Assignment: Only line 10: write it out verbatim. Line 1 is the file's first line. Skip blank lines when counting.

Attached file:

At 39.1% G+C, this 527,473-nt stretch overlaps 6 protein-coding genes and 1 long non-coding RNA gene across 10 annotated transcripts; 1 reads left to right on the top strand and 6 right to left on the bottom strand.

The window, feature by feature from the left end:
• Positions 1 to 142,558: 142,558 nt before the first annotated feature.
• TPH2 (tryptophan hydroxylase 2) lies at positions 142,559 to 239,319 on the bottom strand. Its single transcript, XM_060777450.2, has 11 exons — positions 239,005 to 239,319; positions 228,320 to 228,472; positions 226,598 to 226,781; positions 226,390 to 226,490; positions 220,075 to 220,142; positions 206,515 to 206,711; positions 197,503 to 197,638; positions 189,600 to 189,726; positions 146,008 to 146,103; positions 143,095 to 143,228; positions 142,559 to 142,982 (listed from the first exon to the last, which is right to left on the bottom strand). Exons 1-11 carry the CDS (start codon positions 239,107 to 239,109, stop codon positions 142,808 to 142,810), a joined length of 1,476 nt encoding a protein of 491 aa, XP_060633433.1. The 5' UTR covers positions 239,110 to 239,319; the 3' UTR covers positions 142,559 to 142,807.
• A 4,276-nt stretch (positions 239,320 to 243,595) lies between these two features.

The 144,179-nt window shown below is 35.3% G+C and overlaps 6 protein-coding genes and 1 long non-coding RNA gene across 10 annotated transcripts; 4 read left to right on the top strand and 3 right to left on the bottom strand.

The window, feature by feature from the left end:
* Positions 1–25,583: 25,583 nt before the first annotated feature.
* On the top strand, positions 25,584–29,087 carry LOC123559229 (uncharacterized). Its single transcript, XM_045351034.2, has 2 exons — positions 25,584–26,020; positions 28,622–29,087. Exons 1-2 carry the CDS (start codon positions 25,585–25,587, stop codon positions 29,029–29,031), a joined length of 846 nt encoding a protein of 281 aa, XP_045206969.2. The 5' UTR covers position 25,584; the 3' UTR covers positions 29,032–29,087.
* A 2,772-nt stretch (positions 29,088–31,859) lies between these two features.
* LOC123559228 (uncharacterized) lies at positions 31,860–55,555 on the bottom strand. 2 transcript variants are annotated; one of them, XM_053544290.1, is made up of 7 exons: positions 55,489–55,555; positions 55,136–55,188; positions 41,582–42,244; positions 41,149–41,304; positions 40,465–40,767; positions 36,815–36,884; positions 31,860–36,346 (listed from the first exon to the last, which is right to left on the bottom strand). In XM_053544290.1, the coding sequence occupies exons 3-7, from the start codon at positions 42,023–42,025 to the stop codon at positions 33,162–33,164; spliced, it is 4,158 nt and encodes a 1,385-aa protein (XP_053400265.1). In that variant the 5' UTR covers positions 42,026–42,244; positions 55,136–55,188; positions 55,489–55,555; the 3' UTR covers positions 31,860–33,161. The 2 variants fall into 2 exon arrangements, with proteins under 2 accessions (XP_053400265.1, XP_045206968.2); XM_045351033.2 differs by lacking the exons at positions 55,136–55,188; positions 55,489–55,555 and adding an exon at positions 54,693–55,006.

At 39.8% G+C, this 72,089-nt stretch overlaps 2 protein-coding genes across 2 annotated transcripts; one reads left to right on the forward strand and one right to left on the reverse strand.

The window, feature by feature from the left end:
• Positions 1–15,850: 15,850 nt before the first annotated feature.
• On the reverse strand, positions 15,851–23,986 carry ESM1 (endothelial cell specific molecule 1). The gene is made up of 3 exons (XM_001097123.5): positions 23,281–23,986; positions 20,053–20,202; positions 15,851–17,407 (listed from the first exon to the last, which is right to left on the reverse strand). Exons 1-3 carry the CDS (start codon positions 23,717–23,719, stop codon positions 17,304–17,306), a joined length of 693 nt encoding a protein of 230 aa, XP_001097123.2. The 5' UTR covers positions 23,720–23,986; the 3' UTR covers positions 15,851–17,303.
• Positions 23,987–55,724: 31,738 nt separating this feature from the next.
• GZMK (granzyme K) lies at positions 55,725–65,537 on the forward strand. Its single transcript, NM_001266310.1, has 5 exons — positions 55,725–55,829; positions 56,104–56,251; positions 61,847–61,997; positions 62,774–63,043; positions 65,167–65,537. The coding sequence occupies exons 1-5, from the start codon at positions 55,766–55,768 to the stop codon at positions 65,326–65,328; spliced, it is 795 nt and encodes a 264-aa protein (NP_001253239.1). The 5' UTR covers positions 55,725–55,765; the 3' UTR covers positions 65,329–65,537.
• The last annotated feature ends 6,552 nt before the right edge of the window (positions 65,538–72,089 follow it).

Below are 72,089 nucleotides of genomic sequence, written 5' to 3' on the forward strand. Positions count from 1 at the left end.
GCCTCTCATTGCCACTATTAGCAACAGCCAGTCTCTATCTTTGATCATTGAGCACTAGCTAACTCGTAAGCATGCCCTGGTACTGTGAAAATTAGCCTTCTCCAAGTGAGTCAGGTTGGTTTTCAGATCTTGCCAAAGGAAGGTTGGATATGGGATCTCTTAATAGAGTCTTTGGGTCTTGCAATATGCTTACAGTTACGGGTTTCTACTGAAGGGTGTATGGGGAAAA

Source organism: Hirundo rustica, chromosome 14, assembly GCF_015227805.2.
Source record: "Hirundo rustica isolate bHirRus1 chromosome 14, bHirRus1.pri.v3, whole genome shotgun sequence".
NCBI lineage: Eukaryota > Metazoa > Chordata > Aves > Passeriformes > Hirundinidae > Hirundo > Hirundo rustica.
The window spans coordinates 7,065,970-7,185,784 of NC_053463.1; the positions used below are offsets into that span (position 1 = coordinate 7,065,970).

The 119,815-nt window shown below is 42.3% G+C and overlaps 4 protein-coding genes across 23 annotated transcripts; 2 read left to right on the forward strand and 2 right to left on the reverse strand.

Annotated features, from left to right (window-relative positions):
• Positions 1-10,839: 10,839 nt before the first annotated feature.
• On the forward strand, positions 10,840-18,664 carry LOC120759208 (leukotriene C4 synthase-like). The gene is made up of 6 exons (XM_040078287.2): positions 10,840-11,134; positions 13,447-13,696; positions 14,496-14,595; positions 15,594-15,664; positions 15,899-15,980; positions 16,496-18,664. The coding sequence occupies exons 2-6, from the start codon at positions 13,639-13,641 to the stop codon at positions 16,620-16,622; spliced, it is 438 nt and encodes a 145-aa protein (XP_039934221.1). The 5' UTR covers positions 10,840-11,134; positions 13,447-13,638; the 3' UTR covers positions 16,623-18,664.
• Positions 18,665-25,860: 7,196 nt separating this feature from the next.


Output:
* A 2,772-nt stretch (positions 29,088–31,859) lies between these two features.